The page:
While some students are looking forward to summer vacations filled with trips to the beach and lazy afternoons on the couch, Professor Andrea Schutz’s advanced Old English students are fundraising for a three-week trip to England in the spring.
While there, students will be translating poems and stories at the actual sites where they were first written. Some of the places they will get to see include London, Canterbury, Hastings, Sutton-Who, Maldon, Whitby Abbey, Ruthwell Kirk and the Roman Bassett Bath.
Second-year English student Sara-Jade Russell-Richards is one of the students going on the trip. This will be her first time leaving the country and she said she can’t wait to see England for real.
“It’s going to be amazing. Like, castles, you don’t see castles in Canada anywhere, really, for the most part, so to see that stuff for real is going to be very cool,” she said.
“And the Fen, I’m excited to go see the Fen. It’s going to be sweet.”
Schutz explained she first started this travel study program because one of her previous students mentioned she had never seen any of the historical sites before. She couldn’t picture them in her mind when her professor was lecturing about them.
“I want [the students] to learn about the Middle Ages the way I learned about the Middle Ages when I was young and growing up, which was seeing and touching and feeling and picking up and putting down and handling stuff and being close to stuff,” the professor said.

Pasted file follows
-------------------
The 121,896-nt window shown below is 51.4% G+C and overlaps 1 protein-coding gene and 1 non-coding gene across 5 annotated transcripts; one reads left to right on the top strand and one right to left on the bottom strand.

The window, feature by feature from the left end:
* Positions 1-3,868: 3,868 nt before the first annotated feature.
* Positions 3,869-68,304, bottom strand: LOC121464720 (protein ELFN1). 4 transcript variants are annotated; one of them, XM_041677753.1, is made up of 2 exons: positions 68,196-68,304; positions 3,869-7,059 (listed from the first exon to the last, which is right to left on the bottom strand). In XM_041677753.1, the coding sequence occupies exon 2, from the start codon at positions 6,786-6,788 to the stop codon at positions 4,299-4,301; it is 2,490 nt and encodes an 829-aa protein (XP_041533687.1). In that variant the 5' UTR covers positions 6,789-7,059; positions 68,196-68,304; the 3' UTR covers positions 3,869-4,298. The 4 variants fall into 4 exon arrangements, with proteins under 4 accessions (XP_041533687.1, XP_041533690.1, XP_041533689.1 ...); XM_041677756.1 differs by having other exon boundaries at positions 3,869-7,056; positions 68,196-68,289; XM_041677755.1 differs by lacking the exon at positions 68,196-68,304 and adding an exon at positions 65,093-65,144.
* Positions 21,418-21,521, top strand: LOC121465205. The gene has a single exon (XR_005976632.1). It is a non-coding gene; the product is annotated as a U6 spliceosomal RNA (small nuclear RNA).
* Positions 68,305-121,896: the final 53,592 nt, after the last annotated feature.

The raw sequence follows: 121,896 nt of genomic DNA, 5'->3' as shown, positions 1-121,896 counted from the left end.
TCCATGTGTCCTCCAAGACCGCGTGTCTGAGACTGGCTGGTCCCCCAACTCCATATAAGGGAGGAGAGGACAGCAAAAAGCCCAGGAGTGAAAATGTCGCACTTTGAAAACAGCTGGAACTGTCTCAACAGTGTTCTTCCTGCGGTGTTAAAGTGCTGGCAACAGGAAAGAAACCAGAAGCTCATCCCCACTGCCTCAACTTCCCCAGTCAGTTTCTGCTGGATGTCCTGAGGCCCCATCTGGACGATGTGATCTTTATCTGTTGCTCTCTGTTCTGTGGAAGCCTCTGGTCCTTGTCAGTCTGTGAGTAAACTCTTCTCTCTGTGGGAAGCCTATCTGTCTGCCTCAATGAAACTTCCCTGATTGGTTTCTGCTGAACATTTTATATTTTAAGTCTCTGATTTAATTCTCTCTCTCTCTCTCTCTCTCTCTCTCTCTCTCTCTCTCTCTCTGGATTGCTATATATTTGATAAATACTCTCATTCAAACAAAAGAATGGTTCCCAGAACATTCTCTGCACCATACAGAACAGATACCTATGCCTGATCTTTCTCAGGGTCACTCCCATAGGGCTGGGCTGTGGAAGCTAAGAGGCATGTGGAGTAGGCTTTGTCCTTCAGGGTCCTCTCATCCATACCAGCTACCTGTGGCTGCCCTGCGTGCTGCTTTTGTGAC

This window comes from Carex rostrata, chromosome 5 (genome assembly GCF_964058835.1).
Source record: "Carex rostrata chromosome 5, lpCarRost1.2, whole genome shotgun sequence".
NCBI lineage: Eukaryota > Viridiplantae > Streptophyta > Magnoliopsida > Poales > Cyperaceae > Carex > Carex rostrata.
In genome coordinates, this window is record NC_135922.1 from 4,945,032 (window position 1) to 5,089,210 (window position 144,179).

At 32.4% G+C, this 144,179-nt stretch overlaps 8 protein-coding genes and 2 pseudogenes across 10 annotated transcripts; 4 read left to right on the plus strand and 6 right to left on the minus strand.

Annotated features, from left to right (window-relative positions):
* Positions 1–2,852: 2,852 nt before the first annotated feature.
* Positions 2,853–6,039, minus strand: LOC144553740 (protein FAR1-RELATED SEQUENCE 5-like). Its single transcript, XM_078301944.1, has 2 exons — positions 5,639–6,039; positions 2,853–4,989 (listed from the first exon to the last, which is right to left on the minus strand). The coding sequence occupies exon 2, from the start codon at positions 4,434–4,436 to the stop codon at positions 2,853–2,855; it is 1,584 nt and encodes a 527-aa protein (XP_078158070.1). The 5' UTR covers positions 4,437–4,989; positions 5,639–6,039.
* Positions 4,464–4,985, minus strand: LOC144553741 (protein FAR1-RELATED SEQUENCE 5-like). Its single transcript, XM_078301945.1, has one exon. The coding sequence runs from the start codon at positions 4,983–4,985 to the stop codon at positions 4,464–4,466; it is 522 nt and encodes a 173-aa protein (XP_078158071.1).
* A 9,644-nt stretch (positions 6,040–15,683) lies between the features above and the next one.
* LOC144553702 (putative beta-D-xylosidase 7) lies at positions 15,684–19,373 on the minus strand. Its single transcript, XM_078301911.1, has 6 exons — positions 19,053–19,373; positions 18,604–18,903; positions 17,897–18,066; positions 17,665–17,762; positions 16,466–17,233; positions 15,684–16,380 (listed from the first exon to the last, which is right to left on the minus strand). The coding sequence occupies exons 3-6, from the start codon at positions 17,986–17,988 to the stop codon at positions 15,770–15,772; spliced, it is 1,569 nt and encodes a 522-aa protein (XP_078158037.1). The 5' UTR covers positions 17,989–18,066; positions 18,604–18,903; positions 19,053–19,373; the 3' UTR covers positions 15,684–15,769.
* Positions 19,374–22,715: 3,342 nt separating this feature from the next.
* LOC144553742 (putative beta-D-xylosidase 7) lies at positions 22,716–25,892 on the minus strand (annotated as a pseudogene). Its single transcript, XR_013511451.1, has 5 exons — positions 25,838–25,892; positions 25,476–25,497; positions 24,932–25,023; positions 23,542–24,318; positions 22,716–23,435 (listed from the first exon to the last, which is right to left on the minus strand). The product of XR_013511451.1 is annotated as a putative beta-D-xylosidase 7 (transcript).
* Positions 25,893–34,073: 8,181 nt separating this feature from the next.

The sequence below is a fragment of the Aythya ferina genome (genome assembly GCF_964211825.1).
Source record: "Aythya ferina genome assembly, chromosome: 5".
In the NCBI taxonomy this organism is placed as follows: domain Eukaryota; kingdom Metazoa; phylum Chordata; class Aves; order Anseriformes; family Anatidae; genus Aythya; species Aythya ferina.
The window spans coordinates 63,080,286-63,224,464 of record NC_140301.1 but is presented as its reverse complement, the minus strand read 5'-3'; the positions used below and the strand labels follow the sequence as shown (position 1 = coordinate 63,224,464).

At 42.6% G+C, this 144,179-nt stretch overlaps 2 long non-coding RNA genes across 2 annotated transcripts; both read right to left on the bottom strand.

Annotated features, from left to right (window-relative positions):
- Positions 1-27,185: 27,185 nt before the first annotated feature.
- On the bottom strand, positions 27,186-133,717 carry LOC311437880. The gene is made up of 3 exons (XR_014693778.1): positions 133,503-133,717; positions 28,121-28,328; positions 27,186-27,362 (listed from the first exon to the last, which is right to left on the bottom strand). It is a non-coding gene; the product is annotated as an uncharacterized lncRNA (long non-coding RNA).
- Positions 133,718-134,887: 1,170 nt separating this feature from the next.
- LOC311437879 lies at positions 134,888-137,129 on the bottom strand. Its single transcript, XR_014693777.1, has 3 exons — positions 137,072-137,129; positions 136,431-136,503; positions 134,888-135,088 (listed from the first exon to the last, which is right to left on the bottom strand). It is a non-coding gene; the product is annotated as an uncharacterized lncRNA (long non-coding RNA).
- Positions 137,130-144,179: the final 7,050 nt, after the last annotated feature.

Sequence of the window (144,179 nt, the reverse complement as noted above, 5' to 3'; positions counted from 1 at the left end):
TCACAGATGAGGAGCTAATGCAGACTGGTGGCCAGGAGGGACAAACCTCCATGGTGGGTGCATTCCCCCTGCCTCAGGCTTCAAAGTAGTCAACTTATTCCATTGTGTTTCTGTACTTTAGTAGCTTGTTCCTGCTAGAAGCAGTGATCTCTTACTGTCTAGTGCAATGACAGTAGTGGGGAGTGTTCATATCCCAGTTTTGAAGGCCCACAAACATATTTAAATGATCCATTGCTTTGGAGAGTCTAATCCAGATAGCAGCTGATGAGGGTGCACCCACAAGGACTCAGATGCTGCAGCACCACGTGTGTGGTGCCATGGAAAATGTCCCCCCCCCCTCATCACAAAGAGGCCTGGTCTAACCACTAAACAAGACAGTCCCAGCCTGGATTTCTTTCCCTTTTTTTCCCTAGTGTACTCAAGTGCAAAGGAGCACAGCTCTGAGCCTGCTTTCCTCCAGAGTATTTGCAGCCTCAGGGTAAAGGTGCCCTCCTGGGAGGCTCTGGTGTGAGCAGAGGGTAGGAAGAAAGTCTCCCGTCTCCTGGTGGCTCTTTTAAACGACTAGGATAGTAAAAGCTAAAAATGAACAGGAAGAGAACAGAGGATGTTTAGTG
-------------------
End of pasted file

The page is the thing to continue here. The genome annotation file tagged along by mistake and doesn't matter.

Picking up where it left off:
“I want [them] to learn through [their] five senses rather than only through [their] minds and I would like all of this to become personally important to [them].”
Third-year student Ashley Fanjoy is looking forward to travelling for the first time without parents.
“This trip is a chance for me to see and experience things in England I wouldn’t be able to [see] with my younger siblings. It’s a learning experience outside the classroom where our minds can roam along with our feet.”
Schutz admitted her favourite part of the travel study experience is to teach her students about Anglo-Saxon culture, a subject she loves very much.
“When you can actually touch the ruins and walk up to them, and smell what the churches smell like, and see the lustre of fabrics and watch the passage of time through stained glass … These are things you can’t do here and I think it really makes for a shallower understanding of the period generally,” she said.
“I want you to be struck by things I’ve never seen before. I want to discover things I haven’t seen before with you because you’ll see things I haven’t seen.”